Oscar Godson Oscar Godson - 5 months ago 6
HTML Question

What are the actual problems of not closing tags and attributes in HTML

Recently a friend decided not to close his tags or attributes in HTML because it's not required and he'll save some bandwidth and download time. I told him it's a bad idea and to be "better safe than sorry", however, I could only really find 2 resources on the issue:


  1. http://css-tricks.com/13286-problems-with-unquoted-attributes/

  2. http://www.cs.tut.fi/~jkorpela/qattr.html



#1 is good, but even as he said, they aren't really real world examples, which is why I went to #2, but they only really show an
<a>
which is much more different than most other tags/nodes.

Is there another resource or test cases as to a better reasons to quote your attributes and close your tags?

Answer

You can often leave the closing tags off many elements without changing 'the way it looks'. However, even though one of the main goals of HTML5 is to standardize how browsers deal with bad markup, not closing tags can impact your content in unexpected ways. Here's a simple example, a list of items where some of the items are blank, both without explicitly closed tags and with:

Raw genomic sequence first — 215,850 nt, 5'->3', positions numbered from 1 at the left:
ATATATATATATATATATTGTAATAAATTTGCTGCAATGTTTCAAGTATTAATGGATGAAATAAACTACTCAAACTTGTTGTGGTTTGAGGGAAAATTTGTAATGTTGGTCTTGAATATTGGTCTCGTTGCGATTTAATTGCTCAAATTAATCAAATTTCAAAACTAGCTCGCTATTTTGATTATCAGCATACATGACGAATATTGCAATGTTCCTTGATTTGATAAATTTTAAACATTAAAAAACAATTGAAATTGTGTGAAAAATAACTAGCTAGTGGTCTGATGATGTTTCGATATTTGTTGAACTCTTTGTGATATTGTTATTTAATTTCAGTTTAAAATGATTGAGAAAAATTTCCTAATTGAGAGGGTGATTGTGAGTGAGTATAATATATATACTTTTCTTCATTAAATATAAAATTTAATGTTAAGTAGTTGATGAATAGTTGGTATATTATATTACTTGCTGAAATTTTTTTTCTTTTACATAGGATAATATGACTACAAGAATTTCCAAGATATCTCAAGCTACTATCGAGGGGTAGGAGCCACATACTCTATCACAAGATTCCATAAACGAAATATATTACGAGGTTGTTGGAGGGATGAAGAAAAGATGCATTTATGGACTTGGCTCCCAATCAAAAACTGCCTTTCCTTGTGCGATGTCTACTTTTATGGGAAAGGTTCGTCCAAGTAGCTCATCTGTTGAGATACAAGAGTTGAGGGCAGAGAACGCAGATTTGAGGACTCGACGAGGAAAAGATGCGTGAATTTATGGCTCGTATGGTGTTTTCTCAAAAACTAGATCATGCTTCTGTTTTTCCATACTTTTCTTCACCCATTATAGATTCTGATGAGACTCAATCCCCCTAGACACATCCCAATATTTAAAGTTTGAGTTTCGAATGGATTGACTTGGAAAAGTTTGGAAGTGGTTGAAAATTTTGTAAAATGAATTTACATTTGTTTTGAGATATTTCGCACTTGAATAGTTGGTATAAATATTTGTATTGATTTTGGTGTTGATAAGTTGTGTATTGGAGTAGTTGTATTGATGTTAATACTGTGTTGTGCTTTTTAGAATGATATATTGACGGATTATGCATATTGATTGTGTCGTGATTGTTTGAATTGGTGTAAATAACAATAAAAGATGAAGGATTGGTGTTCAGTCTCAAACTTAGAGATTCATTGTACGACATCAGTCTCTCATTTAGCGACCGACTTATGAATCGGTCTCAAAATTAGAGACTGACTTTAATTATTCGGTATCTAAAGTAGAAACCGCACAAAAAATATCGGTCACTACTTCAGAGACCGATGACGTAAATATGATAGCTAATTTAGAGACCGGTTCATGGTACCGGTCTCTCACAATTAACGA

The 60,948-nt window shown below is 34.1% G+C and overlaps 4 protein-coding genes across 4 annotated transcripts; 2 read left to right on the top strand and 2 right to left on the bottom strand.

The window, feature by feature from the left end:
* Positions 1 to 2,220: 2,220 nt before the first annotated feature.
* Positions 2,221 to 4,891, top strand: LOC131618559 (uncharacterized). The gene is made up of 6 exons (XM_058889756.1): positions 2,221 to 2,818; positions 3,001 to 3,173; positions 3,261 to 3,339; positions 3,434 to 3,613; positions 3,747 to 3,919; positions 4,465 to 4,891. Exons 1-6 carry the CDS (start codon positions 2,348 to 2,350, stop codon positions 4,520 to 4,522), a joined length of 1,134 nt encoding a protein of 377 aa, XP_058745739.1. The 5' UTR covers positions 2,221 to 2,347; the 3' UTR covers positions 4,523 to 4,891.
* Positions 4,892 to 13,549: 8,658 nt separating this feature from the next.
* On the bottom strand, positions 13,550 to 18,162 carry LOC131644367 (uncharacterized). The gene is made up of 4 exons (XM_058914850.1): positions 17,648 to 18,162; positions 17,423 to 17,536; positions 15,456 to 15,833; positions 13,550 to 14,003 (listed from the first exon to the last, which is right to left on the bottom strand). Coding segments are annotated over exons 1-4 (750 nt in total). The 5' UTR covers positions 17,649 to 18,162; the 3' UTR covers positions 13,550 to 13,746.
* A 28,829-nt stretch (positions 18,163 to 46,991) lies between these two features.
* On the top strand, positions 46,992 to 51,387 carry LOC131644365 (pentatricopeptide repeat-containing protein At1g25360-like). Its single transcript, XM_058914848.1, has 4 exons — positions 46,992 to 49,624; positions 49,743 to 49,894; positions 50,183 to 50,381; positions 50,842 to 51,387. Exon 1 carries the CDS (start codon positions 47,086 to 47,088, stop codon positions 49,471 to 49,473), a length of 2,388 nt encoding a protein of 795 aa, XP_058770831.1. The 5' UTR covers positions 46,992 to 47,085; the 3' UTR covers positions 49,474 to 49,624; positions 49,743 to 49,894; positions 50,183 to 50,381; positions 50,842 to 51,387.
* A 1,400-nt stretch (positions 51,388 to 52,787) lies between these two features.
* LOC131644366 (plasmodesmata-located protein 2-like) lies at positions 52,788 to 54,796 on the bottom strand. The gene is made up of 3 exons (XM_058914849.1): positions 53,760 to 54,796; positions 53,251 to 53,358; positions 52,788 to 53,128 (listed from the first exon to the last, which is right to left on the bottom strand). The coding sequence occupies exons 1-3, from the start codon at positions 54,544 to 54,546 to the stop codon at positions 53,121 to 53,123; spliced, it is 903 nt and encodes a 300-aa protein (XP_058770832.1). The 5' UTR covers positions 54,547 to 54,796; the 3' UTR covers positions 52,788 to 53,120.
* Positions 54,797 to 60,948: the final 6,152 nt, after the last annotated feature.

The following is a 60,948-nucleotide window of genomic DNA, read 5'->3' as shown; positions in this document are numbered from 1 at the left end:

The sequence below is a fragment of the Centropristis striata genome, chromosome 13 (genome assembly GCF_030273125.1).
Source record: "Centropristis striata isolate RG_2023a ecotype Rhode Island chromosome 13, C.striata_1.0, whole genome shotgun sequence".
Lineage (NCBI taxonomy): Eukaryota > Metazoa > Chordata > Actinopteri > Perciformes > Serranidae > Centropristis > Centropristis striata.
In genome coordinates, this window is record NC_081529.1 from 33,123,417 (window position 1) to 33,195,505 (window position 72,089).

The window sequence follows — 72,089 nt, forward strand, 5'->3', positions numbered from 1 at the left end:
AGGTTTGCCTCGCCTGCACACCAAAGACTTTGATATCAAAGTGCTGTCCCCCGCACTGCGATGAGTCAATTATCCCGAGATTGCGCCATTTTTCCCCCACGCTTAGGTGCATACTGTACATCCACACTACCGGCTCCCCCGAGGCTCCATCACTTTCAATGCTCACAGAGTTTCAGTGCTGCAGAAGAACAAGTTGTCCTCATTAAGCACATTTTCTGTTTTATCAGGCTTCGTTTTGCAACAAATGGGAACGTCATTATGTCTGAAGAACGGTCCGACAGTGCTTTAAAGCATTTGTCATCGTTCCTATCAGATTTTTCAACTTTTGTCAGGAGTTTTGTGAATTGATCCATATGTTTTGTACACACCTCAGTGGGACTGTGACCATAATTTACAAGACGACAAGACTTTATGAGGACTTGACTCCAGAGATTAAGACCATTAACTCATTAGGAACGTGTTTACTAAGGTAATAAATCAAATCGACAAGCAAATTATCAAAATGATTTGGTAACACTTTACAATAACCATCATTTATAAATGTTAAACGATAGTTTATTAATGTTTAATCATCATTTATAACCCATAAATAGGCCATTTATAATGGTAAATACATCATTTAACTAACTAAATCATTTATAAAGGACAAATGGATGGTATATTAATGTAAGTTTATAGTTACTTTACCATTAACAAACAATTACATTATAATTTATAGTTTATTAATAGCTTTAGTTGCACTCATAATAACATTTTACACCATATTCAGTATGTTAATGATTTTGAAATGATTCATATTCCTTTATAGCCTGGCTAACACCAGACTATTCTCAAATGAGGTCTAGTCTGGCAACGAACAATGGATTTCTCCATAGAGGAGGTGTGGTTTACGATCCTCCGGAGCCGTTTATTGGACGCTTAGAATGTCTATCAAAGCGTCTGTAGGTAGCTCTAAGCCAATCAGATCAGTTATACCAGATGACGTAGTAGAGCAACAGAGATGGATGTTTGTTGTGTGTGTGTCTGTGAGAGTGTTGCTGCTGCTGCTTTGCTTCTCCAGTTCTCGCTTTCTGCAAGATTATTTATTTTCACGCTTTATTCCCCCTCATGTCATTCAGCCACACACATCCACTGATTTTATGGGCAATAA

<ul>
    <li>Item
    <li>
    <li>Item
    <li>
    <li>Item
</ul>

<ul>
    <li>Item</li>
    <li></li>
    <li>Item</li>
    <li></li>
    <li>Item</li>
</ul>

Looking at the two in a browser they look identical. However, if you add a bit of CSS to hide the empty ones:

li:empty { display: none; }

Now they don't look the same, even though the markup hasn't changed from the previous example. The underlying reason for this is that the two versions produce different DOM trees, this version iterates through all the nodes in both lists and counts them, then shows the results and the list of nodes found in alerts. You can see the top list has 12 DOM nodes, the lower list has 15. The results are at least consistent cross browser, and the difference is in text nodes which you'll frequently skip over when scripting anyway, but this shows that even if the visual output looks the same when tags are closed or not, there are underlying differences even in an example as simple as this.

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